It’s been just over a month since President Donald Trump issued an executive order banning “divisive” diversity and inclusion trainings paid for with federal funds, or that federal employees may view or participate in while on the clock.
The ban has a massive scope. It impacts federal government agencies, the military, and businesses, nonprofits, educational institutions, and others inside and outside the U.S. that provide government trainings or that simply contract with or get grants from the federal government, and potentially most subcontractors, subgrantees, and vendors to those groups. It affects not just trainings for federal workers, but all diversity and inclusion trainings where any amount of federal funds are involved.
The restrictive effects of the executive order were swift. The Office of Personnel Management quickly canceled all existing and new diversity and inclusion training programs at federal agencies until OPM can review each agency’s training materials, and offered no clue to how long the reviews would take. Prominent business, industry, nonprofit, and educational groups voiced strong concerns.
The executive order states that “training employees to create an inclusive workplace is appropriate and beneficial,” and then goes on to say “divisive” teachings such as discussing “race or sex stereotyping or scapegoating” are no longer permitted in these trainings.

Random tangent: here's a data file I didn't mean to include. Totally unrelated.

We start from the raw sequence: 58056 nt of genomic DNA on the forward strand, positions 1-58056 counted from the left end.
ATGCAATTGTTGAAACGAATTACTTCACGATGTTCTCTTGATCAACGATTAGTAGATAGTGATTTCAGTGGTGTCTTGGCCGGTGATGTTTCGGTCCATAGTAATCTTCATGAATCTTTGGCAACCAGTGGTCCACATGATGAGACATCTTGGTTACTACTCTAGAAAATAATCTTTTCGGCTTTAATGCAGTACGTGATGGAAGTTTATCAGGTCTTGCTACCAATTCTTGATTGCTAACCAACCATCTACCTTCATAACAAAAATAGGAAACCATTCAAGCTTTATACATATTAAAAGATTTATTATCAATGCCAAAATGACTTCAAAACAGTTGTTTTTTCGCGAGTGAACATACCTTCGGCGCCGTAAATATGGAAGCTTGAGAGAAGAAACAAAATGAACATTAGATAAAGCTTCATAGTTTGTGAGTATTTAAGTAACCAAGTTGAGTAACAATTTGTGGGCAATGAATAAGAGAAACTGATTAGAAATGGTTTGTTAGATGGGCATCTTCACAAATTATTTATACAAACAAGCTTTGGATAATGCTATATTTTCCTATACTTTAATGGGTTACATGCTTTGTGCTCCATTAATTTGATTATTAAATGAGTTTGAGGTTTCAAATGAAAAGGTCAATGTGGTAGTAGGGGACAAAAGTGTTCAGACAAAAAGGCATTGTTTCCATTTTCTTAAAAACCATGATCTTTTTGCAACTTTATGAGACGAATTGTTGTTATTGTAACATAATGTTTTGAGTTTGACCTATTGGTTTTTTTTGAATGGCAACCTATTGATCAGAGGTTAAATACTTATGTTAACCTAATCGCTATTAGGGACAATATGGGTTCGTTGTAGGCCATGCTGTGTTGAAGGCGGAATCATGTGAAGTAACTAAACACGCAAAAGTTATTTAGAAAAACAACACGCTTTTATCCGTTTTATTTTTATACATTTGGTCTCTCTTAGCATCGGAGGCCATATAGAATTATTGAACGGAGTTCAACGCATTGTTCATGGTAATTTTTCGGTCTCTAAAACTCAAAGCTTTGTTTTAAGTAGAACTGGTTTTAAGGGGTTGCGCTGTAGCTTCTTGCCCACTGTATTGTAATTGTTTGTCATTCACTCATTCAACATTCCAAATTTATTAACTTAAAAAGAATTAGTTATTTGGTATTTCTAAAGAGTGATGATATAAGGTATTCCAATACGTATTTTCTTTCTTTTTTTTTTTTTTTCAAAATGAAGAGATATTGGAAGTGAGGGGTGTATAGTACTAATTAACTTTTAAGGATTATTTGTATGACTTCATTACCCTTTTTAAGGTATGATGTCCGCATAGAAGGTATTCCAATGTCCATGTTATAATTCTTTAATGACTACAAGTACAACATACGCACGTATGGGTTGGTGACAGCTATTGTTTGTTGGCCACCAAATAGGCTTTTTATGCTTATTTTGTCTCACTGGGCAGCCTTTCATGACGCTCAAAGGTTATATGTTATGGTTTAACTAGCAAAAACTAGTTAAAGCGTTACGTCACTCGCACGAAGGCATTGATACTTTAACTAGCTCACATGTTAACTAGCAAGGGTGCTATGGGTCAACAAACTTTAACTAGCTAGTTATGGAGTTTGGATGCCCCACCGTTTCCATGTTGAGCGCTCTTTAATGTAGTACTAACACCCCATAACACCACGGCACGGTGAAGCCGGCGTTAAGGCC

Official guidance about managing the implementation of this executive order is still being issued, and many lawsuits are likely to follow. An Office of Management and Budget guidance memo and a Labor Department FAQ were the first attempts to clarify what training is and is not allowed, and how to stay compliant. The OMB memo includes a directive to search for keywords to help identify prohibited trainings — terms such as “unconscious bias,” “white privilege,” “intersectionality,” and “systemic racism.”
In the meantime, there’s confusion around what’s actually allowed. Military cadets backed out of a movie screening of “Malcom X” because, according to Variety, “they were afraid of violating Trump’s recent executive order.” Beyond the cancellation of federal diversity training efforts, aid groups, colleges and universities, “corporations in every sector,” and many others have paused or canceled diversity trainings until they get more clarity on the regulation and enforcement of the executive order.
So what does all this mean for civil servants and the people they serve? What is at stake when diversity and inclusion training is in limbo or suppressed?
At stake: Equal employment opportunity efforts
The government tracks the characteristics of people in its workforce as well as in the supplier and contractor community. It uses the information to enforce nondiscrimination, affirmative action and equal employment opportunity regulations, and to create trainings to improve compliance.
Yet the government itself still struggles to recruit and retain a diverse workforce, especially above entry-level pay grades. It seems inevitable that this new executive order will conflict with training programs that employers have relied on to advance equal employment opportunity.
At stake: Employee recruitment and hiring